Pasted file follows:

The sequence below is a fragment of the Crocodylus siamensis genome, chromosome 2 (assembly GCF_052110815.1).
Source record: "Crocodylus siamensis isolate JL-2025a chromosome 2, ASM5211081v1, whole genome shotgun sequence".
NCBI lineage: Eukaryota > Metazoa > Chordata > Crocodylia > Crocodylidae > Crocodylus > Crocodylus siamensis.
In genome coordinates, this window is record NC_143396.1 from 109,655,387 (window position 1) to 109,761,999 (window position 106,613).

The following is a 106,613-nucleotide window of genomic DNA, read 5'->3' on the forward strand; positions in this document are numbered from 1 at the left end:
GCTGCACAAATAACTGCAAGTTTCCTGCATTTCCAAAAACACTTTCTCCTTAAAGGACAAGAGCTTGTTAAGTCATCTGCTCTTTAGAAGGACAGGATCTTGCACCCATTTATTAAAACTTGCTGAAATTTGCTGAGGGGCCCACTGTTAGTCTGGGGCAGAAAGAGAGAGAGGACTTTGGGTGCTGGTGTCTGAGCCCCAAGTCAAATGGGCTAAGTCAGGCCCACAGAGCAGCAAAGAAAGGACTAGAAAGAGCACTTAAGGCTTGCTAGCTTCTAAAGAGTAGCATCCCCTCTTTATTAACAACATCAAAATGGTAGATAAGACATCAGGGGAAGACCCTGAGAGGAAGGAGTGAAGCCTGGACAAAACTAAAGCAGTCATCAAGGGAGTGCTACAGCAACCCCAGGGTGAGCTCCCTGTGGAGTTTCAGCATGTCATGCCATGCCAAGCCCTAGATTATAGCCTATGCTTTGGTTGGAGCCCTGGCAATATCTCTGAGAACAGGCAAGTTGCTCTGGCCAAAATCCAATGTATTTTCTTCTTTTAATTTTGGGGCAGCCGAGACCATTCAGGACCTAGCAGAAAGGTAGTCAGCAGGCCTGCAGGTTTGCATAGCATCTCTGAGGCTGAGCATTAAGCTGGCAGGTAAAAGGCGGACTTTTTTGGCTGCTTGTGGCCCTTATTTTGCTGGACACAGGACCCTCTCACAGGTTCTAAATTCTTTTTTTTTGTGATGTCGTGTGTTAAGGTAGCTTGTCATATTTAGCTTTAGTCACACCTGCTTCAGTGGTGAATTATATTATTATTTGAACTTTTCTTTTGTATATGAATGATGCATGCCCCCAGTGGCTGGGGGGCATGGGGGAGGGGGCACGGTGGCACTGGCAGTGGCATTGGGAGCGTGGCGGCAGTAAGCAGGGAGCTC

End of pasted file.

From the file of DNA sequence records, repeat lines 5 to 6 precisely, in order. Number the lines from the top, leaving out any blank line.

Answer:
The following is a 106,613-nucleotide window of genomic DNA, read 5'->3' on the forward strand; positions in this document are numbered from 1 at the left end:
GCTGCACAAATAACTGCAAGTTTCCTGCATTTCCAAAAACACTTTCTCCTTAAAGGACAAGAGCTTGTTAAGTCATCTGCTCTTTAGAAGGACAGGATCTTGCACCCATTTATTAAAACTTGCTGAAATTTGCTGAGGGGCCCACTGTTAGTCTGGGGCAGAAAGAGAGAGAGGACTTTGGGTGCTGGTGTCTGAGCCCCAAGTCAAATGGGCTAAGTCAGGCCCACAGAGCAGCAAAGAAAGGACTAGAAAGAGCACTTAAGGCTTGCTAGCTTCTAAAGAGTAGCATCCCCTCTTTATTAACAACATCAAAATGGTAGATAAGACATCAGGGGAAGACCCTGAGAGGAAGGAGTGAAGCCTGGACAAAACTAAAGCAGTCATCAAGGGAGTGCTACAGCAACCCCAGGGTGAGCTCCCTGTGGAGTTTCAGCATGTCATGCCATGCCAAGCCCTAGATTATAGCCTATGCTTTGGTTGGAGCCCTGGCAATATCTCTGAGAACAGGCAAGTTGCTCTGGCCAAAATCCAATGTATTTTCTTCTTTTAATTTTGGGGCAGCCGAGACCATTCAGGACCTAGCAGAAAGGTAGTCAGCAGGCCTGCAGGTTTGCATAGCATCTCTGAGGCTGAGCATTAAGCTGGCAGGTAAAAGGCGGACTTTTTTGGCTGCTTGTGGCCCTTATTTTGCTGGACACAGGACCCTCTCACAGGTTCTAAATTCTTTTTTTTTGTGATGTCGTGTGTTAAGGTAGCTTGTCATATTTAGCTTTAGTCACACCTGCTTCAGTGGTGAATTATATTATTATTTGAACTTTTCTTTTGTATATGAATGATGCATGCCCCCAGTGGCTGGGGGGCATGGGGGAGGGGGCACGGTGGCACTGGCAGTGGCATTGGGAGCGTGGCGGCAGTAAGCAGGGAGCTC